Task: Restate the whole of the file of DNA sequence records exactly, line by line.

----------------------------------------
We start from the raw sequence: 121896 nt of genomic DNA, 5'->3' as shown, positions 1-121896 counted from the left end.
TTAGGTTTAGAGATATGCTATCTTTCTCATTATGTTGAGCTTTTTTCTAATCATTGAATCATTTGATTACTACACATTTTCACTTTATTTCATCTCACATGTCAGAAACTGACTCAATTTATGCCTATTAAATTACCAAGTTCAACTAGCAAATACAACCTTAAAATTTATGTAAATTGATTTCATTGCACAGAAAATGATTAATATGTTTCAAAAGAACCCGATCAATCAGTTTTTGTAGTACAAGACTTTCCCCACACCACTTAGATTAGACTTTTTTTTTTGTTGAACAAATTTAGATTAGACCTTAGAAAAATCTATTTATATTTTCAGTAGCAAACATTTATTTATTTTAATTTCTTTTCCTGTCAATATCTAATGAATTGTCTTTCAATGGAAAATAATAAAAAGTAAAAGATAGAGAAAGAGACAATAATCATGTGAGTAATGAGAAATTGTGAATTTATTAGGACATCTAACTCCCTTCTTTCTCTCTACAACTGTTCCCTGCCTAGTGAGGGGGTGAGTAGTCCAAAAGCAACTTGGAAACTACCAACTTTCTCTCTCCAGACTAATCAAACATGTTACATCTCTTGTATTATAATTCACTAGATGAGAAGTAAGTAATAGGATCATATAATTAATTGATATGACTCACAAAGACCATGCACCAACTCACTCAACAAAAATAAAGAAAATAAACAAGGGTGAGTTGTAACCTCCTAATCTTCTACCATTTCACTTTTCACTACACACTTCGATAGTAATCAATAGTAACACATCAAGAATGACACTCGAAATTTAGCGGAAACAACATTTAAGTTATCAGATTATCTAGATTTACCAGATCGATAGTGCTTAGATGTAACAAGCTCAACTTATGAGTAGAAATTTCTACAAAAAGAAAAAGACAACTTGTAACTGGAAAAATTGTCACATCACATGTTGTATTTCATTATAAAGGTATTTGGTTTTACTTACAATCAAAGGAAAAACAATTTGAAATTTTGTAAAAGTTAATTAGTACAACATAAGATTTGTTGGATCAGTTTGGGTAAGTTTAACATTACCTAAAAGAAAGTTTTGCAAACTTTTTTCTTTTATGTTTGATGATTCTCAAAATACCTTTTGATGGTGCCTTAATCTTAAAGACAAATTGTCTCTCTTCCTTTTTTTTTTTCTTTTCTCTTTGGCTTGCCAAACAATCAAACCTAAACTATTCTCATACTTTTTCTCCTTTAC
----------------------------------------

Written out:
We start from the raw sequence: 121896 nt of genomic DNA, 5'->3' as shown, positions 1-121896 counted from the left end.
TTAGGTTTAGAGATATGCTATCTTTCTCATTATGTTGAGCTTTTTTCTAATCATTGAATCATTTGATTACTACACATTTTCACTTTATTTCATCTCACATGTCAGAAACTGACTCAATTTATGCCTATTAAATTACCAAGTTCAACTAGCAAATACAACCTTAAAATTTATGTAAATTGATTTCATTGCACAGAAAATGATTAATATGTTTCAAAAGAACCCGATCAATCAGTTTTTGTAGTACAAGACTTTCCCCACACCACTTAGATTAGACTTTTTTTTTTGTTGAACAAATTTAGATTAGACCTTAGAAAAATCTATTTATATTTTCAGTAGCAAACATTTATTTATTTTAATTTCTTTTCCTGTCAATATCTAATGAATTGTCTTTCAATGGAAAATAATAAAAAGTAAAAGATAGAGAAAGAGACAATAATCATGTGAGTAATGAGAAATTGTGAATTTATTAGGACATCTAACTCCCTTCTTTCTCTCTACAACTGTTCCCTGCCTAGTGAGGGGGTGAGTAGTCCAAAAGCAACTTGGAAACTACCAACTTTCTCTCTCCAGACTAATCAAACATGTTACATCTCTTGTATTATAATTCACTAGATGAGAAGTAAGTAATAGGATCATATAATTAATTGATATGACTCACAAAGACCATGCACCAACTCACTCAACAAAAATAAAGAAAATAAACAAGGGTGAGTTGTAACCTCCTAATCTTCTACCATTTCACTTTTCACTACACACTTCGATAGTAATCAATAGTAACACATCAAGAATGACACTCGAAATTTAGCGGAAACAACATTTAAGTTATCAGATTATCTAGATTTACCAGATCGATAGTGCTTAGATGTAACAAGCTCAACTTATGAGTAGAAATTTCTACAAAAAGAAAAAGACAACTTGTAACTGGAAAAATTGTCACATCACATGTTGTATTTCATTATAAAGGTATTTGGTTTTACTTACAATCAAAGGAAAAACAATTTGAAATTTTGTAAAAGTTAATTAGTACAACATAAGATTTGTTGGATCAGTTTGGGTAAGTTTAACATTACCTAAAAGAAAGTTTTGCAAACTTTTTTCTTTTATGTTTGATGATTCTCAAAATACCTTTTGATGGTGCCTTAATCTTAAAGACAAATTGTCTCTCTTCCTTTTTTTTTTTCTTTTCTCTTTGGCTTGCCAAACAATCAAACCTAAACTATTCTCATACTTTTTCTCCTTTAC